17hg9ZFCZMjd4WiFpERBZ7g

There’s So Much Crying in NCAA Basketball Now

A decade after Adam Morrison’s infamous crying jag, it’s become standard for NCAA players to cry after losses

Eleven years ago, Gonzaga forward Adam Morrison cried after his team lost in stunning fashion to the UCLA Bruins in the NCAA basketball tournament, a display of emotion for which he was excoriated in the press, and which he has never been able to live down.

“I got murdered for it,” Morrison said of his crying in an interview Monday with Barstool SportsPardon My Take podcast. “I was kind of shocked by how much negative feedback I got.”

Indeed, fans have taken delight in Morrison’s crying jag ever since, never missing an opportunity to circulate images of his post-defeat ugly cry. What these fans are saying without actually saying it is that Morrison acted like a Nancy-boy pussy for crying after a loss, which is sacrilege within the manly confines of high-level athletic competition and unbefitting a player of Morrison’s caliber.

But that was in the early aughts. Now we’re in the late teens, and crying in basketball is popular! So many college players broke down into tears after heartbreaking losses in this year’s tournament that crying is no longer the anomaly it once was. Crying might even be cool.

A few pertinent examples: Kentucky freshmen De’Aron Fox and Edrice “Bam” Adebayo embraced one another and cried into cameras in an interview after their loss to championship favorite North Carolina on March 26:

View this post on Instagram

Genuine. Heartfelt. Real. The emotions of March.

A post shared by espn (@espn) on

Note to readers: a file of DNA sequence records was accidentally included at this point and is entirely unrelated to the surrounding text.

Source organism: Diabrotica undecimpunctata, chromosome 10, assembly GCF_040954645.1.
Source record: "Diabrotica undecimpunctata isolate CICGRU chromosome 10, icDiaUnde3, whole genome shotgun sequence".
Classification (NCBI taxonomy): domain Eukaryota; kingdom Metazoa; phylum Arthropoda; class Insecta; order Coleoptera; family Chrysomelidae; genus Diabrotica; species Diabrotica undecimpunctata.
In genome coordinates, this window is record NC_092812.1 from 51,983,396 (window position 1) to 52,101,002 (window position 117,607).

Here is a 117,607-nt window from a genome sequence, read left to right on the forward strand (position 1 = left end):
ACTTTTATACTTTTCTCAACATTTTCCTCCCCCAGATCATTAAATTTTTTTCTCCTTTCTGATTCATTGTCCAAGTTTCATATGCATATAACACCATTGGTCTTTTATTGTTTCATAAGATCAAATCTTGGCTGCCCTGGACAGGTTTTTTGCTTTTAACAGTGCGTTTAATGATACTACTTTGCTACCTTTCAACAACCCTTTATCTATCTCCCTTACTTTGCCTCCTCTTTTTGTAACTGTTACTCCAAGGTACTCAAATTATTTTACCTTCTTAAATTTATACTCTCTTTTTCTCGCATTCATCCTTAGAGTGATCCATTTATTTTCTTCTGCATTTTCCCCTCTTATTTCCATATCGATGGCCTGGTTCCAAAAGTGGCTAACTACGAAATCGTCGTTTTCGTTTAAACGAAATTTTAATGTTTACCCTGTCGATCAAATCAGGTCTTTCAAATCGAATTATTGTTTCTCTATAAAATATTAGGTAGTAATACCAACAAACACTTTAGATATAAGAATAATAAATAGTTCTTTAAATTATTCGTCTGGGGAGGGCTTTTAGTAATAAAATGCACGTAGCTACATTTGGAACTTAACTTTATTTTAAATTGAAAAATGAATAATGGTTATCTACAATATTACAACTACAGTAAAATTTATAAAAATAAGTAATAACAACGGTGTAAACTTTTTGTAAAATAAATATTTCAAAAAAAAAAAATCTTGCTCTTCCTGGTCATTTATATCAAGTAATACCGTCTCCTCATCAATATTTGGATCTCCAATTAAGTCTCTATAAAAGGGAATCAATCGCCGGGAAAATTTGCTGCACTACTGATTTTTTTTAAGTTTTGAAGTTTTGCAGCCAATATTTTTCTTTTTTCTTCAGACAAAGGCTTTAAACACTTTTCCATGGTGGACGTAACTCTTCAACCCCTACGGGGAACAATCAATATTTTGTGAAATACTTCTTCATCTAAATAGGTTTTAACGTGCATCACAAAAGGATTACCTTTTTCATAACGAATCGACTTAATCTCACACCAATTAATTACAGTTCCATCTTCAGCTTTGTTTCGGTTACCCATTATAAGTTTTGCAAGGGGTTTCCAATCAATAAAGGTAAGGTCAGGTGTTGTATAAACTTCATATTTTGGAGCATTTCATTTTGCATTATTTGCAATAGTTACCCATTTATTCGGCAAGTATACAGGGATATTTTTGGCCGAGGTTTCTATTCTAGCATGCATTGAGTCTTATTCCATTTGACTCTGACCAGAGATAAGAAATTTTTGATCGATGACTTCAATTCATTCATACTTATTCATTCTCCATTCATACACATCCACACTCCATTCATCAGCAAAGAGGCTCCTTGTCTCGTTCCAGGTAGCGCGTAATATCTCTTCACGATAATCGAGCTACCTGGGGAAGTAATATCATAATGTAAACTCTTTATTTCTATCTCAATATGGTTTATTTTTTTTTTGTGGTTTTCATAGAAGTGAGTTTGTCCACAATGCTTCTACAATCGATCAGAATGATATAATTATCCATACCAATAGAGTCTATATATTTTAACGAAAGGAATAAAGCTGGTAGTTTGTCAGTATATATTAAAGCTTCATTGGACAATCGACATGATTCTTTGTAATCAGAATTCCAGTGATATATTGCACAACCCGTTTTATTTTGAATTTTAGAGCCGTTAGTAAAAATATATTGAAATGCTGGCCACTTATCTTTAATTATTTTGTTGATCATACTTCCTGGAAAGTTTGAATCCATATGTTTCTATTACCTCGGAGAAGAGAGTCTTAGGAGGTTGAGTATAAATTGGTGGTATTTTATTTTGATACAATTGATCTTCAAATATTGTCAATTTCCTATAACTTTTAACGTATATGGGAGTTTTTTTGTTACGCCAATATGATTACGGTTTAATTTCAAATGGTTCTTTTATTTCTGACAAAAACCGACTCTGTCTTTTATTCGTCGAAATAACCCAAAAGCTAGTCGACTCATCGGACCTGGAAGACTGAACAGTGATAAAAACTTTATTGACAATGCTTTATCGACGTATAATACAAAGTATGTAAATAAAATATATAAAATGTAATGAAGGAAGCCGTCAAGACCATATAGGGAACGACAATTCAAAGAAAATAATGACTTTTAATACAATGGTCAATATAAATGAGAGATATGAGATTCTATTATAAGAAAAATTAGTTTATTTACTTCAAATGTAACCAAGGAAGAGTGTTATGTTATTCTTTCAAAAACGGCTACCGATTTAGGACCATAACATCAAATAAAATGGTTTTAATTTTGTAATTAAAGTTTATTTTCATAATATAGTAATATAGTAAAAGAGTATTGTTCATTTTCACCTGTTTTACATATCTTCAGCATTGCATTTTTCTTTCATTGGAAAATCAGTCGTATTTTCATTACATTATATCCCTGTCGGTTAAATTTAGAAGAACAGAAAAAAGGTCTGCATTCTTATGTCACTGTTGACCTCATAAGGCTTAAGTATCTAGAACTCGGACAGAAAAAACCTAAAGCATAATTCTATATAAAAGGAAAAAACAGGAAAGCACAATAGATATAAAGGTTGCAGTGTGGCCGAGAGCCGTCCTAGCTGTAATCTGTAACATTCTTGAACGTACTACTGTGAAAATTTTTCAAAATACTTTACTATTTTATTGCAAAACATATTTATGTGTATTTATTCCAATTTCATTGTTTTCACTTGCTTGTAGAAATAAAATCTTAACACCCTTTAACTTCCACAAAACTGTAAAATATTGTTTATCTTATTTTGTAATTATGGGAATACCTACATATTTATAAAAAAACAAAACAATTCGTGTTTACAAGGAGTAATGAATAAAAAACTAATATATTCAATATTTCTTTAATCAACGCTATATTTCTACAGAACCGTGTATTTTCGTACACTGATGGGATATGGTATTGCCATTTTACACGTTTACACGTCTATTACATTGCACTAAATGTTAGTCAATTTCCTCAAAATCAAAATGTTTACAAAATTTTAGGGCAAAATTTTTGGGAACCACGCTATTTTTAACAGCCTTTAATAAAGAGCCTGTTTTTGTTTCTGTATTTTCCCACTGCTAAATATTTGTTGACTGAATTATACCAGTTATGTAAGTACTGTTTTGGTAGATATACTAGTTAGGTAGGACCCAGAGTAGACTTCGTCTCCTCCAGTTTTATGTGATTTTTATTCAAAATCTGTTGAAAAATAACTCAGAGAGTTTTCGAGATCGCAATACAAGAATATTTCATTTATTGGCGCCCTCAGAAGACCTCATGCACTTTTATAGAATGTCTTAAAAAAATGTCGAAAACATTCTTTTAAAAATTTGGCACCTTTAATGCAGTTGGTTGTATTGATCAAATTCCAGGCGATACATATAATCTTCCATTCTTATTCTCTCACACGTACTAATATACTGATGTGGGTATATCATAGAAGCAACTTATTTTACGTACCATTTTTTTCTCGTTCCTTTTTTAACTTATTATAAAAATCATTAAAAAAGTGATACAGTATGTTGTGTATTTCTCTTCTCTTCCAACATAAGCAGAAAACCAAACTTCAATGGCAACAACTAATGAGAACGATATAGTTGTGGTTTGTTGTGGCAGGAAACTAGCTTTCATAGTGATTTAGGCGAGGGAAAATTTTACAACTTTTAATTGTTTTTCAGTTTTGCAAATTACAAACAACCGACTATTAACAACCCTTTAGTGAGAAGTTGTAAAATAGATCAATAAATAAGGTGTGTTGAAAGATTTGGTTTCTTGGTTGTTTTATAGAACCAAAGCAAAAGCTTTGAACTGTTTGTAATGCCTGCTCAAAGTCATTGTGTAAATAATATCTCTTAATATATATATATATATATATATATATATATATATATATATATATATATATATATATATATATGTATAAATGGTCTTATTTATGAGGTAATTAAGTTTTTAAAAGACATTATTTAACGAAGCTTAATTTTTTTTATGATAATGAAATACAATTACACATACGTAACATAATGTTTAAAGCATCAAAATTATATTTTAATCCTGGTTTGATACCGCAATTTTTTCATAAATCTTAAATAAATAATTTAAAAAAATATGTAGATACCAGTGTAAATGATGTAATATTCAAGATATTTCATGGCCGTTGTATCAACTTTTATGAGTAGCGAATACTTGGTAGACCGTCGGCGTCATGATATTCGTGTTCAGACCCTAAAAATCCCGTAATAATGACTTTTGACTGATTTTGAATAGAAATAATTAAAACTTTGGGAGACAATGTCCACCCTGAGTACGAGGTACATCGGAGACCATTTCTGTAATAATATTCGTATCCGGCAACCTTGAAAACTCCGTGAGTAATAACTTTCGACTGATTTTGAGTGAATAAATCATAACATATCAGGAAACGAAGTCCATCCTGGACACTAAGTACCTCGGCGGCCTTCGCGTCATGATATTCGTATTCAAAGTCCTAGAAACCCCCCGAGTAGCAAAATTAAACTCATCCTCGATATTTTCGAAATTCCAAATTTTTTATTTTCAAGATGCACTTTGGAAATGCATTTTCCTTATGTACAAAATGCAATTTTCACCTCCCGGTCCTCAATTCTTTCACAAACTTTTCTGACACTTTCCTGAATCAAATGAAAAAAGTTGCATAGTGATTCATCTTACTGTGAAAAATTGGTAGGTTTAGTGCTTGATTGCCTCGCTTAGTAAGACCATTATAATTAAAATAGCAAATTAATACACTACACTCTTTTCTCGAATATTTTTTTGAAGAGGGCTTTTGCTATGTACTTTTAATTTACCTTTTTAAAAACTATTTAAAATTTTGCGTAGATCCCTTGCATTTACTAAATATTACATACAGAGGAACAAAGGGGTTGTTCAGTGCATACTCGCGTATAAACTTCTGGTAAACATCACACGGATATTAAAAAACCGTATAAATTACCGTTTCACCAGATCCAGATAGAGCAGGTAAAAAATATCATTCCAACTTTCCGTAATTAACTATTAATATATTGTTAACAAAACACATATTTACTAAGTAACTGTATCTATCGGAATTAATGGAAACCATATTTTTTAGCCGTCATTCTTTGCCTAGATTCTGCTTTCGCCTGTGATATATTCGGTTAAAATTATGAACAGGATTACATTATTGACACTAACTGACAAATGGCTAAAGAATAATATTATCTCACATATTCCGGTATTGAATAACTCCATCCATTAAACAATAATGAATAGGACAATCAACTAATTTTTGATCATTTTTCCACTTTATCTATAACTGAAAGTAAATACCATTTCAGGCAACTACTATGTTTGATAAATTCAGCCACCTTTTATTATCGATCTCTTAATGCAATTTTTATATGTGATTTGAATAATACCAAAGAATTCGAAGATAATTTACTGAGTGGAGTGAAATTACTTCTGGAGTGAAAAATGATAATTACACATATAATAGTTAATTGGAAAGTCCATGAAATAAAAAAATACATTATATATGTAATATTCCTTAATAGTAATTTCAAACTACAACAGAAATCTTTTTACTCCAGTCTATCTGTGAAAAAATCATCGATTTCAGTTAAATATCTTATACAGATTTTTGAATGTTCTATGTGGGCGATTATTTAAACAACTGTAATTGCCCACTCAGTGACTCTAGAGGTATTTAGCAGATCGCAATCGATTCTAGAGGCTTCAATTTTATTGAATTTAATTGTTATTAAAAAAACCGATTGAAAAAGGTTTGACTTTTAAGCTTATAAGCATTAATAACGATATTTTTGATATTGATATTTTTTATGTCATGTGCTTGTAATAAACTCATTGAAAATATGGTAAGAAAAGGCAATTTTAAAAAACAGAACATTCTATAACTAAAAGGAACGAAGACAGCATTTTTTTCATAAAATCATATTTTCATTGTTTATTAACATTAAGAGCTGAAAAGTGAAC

Oregon’s Jordan Bell cried on Saturday after he failed to box out and secure rebounds late in the team’s loss to North Carolina:

And Trevon Bluiett of Xavier was shown on TV crying during the team’s loss to Gonzaga, which will play UNC in the national championship game tonight.

What the hell happened between Morrison and now that it’s so much more common for NCAA basketball players to weep in public?

Let’s not discount that these players are millennials and thus, like me, grew up coddled and unfamiliar with the concept of failure. And despite what the election might reflect, society is more accepting of outward expressions of emotion from men.

But this amount of crying seems like a lot.

It’s so common for players to cry after a loss that it’s almost expected at this point —if you don’t cry, maybe you didn’t care as much as the man who’s weeping. Indeed, some of these crying performances feel like the players are putting on a little bit.

We’re soon going to have self-important sports writers writing hit pieces about the collegiate athletes who remain stoic in defeat, calling them selfish and questioning their emotional commitment to the team’s success.

Previously, the only acceptable form of sports crying was during the National Anthem, because that meant the player loved his country to the point of moving him to tears.

A notable exception was Michael Jordan, who openly sobbed on the floor after the Bulls won the NBA title in 1996. But his crying didn’t come across as a sign of emotional weakness, mainly because it was seen as a tribute to his father, who had passed away earlier that year. Also, no one questioned anything Jordan did back then. This was decades before the Crying Jordan meme desecrated his legacy and Jordan was still more or less unassailable.

It might be too much to say Morrison normalized crying after defeat, but he’s certainly the pioneer in this emerging trend—here’s hoping his long-ago tears will finally stop haunting him. Gonzaga winning its first national championship would certainly help overshadow that memory.

After all, then everybody associated with the program will be crying.